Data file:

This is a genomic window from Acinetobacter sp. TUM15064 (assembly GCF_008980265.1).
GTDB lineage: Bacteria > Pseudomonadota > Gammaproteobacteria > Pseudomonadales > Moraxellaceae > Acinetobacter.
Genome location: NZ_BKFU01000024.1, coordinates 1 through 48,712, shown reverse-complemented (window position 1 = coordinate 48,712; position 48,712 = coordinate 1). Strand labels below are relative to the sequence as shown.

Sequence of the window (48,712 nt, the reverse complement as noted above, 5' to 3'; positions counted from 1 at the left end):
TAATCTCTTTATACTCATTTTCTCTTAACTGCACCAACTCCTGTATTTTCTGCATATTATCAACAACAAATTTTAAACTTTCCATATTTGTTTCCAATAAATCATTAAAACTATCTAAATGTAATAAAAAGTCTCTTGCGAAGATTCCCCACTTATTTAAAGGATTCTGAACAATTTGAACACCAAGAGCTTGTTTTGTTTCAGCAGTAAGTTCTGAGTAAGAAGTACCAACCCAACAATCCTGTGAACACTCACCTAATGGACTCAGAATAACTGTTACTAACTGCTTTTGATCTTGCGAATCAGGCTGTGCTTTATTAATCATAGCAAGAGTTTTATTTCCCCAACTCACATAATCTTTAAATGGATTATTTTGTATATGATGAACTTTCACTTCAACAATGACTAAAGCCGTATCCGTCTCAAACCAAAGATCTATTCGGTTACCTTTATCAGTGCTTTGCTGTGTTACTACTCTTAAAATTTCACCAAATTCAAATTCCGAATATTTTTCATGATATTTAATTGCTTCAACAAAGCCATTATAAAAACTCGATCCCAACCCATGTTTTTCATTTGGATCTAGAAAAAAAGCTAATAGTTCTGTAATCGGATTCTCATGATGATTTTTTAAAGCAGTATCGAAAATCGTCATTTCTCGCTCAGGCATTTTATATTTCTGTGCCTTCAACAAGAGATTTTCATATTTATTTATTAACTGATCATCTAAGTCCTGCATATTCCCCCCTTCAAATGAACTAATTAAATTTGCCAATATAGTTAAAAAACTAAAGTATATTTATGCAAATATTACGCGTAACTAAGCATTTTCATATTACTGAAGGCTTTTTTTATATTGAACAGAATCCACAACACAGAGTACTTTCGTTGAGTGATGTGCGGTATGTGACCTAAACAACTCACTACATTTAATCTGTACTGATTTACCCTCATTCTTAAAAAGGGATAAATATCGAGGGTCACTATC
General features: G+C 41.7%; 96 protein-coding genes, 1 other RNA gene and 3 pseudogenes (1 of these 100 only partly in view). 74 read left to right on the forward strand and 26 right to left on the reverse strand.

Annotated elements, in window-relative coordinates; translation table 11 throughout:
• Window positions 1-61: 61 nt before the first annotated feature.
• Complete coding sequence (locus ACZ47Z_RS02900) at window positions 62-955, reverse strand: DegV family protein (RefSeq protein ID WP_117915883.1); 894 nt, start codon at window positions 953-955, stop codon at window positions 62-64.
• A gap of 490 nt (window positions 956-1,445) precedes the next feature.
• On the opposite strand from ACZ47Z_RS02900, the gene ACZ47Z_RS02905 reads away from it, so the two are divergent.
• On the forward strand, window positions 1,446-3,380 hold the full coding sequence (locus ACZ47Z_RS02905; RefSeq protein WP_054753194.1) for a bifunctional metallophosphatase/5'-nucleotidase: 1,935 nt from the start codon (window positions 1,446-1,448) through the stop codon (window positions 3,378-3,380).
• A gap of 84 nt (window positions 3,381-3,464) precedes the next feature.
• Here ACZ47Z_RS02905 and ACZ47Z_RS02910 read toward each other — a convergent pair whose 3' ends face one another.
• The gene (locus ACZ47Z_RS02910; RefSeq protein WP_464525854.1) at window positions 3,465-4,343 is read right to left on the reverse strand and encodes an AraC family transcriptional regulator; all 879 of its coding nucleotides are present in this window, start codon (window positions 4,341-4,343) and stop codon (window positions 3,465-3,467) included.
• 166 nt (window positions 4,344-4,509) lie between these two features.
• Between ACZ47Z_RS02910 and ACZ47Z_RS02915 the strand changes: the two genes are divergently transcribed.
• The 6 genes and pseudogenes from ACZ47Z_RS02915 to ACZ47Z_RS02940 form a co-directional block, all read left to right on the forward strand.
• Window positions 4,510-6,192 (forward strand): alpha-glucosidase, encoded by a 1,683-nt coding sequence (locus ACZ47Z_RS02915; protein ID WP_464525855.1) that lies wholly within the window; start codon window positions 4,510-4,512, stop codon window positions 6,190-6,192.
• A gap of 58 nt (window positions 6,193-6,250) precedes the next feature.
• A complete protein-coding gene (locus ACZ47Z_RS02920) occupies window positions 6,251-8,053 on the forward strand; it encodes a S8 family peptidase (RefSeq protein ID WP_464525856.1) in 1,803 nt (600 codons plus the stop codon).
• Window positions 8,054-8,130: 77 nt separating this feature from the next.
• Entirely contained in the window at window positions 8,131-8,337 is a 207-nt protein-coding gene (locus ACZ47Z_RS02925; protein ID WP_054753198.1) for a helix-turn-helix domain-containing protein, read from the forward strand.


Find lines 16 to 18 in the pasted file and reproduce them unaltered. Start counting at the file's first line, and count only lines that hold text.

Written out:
• 166 nt (window positions 4,344-4,509) lie between these two features.
• Between ACZ47Z_RS02910 and ACZ47Z_RS02915 the strand changes: the two genes are divergently transcribed.
• The 6 genes and pseudogenes from ACZ47Z_RS02915 to ACZ47Z_RS02940 form a co-directional block, all read left to right on the forward strand.